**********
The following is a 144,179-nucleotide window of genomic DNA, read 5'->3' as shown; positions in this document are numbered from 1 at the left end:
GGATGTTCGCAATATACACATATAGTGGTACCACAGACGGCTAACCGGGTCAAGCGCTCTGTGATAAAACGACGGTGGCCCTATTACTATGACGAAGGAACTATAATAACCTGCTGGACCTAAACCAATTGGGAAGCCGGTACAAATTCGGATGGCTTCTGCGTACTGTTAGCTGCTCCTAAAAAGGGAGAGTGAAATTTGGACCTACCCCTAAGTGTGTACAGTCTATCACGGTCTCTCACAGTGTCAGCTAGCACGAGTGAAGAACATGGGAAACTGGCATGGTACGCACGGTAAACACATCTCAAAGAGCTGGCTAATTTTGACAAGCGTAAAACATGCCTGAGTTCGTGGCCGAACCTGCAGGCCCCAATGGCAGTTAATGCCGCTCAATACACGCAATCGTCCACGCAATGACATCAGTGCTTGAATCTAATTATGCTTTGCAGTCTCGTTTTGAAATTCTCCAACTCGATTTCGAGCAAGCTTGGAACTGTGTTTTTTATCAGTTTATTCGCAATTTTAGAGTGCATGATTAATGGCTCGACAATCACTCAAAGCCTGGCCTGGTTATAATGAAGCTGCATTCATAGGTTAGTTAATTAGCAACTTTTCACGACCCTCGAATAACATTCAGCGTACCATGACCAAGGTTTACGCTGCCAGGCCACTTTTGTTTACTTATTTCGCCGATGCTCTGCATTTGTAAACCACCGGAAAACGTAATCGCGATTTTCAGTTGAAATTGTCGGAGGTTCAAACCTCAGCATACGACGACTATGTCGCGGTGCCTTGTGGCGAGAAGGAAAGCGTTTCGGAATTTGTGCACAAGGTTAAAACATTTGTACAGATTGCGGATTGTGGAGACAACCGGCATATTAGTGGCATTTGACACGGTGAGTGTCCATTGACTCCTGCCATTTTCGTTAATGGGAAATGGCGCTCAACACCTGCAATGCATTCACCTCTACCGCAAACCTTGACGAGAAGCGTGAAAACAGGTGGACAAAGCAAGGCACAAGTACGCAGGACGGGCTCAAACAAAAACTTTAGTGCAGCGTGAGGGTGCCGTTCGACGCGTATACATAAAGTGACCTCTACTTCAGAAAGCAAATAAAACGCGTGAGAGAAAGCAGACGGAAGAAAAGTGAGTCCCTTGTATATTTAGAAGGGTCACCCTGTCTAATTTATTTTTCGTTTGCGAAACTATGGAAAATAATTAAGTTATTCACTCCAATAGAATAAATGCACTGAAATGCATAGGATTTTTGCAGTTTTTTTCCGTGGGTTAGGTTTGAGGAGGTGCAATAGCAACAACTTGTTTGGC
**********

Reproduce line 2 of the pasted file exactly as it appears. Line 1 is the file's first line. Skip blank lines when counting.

GGATGTTCGCAATATACACATATAGTGGTACCACAGACGGCTAACCGGGTCAAGCGCTCTGTGATAAAACGACGGTGGCCCTATTACTATGACGAAGGAACTATAATAACCTGCTGGACCTAAACCAATTGGGAAGCCGGTACAAATTCGGATGGCTTCTGCGTACTGTTAGCTGCTCCTAAAAAGGGAGAGTGAAATTTGGACCTACCCCTAAGTGTGTACAGTCTATCACGGTCTCTCACAGTGTCAGCTAGCACGAGTGAAGAACATGGGAAACTGGCATGGTACGCACGGTAAACACATCTCAAAGAGCTGGCTAATTTTGACAAGCGTAAAACATGCCTGAGTTCGTGGCCGAACCTGCAGGCCCCAATGGCAGTTAATGCCGCTCAATACACGCAATCGTCCACGCAATGACATCAGTGCTTGAATCTAATTATGCTTTGCAGTCTCGTTTTGAAATTCTCCAACTCGATTTCGAGCAAGCTTGGAACTGTGTTTTTTATCAGTTTATTCGCAATTTTAGAGTGCATGATTAATGGCTCGACAATCACTCAAAGCCTGGCCTGGTTATAATGAAGCTGCATTCATAGGTTAGTTAATTAGCAACTTTTCACGACCCTCGAATAACATTCAGCGTACCATGACCAAGGTTTACGCTGCCAGGCCACTTTTGTTTACTTATTTCGCCGATGCTCTGCATTTGTAAACCACCGGAAAACGTAATCGCGATTTTCAGTTGAAATTGTCGGAGGTTCAAACCTCAGCATACGACGACTATGTCGCGGTGCCTTGTGGCGAGAAGGAAAGCGTTTCGGAATTTGTGCACAAGGTTAAAACATTTGTACAGATTGCGGATTGTGGAGACAACCGGCATATTAGTGGCATTTGACACGGTGAGTGTCCATTGACTCCTGCCATTTTCGTTAATGGGAAATGGCGCTCAACACCTGCAATGCATTCACCTCTACCGCAAACCTTGACGAGAAGCGTGAAAACAGGTGGACAAAGCAAGGCACAAGTACGCAGGACGGGCTCAAACAAAAACTTTAGTGCAGCGTGAGGGTGCCGTTCGACGCGTATACATAAAGTGACCTCTACTTCAGAAAGCAAATAAAACGCGTGAGAGAAAGCAGACGGAAGAAAAGTGAGTCCCTTGTATATTTAGAAGGGTCACCCTGTCTAATTTATTTTTCGTTTGCGAAACTATGGAAAATAATTAAGTTATTCACTCCAATAGAATAAATGCACTGAAATGCATAGGATTTTTGCAGTTTTTTTCCGTGGGTTAGGTTTGAGGAGGTGCAATAGCAACAACTTGTTTGGC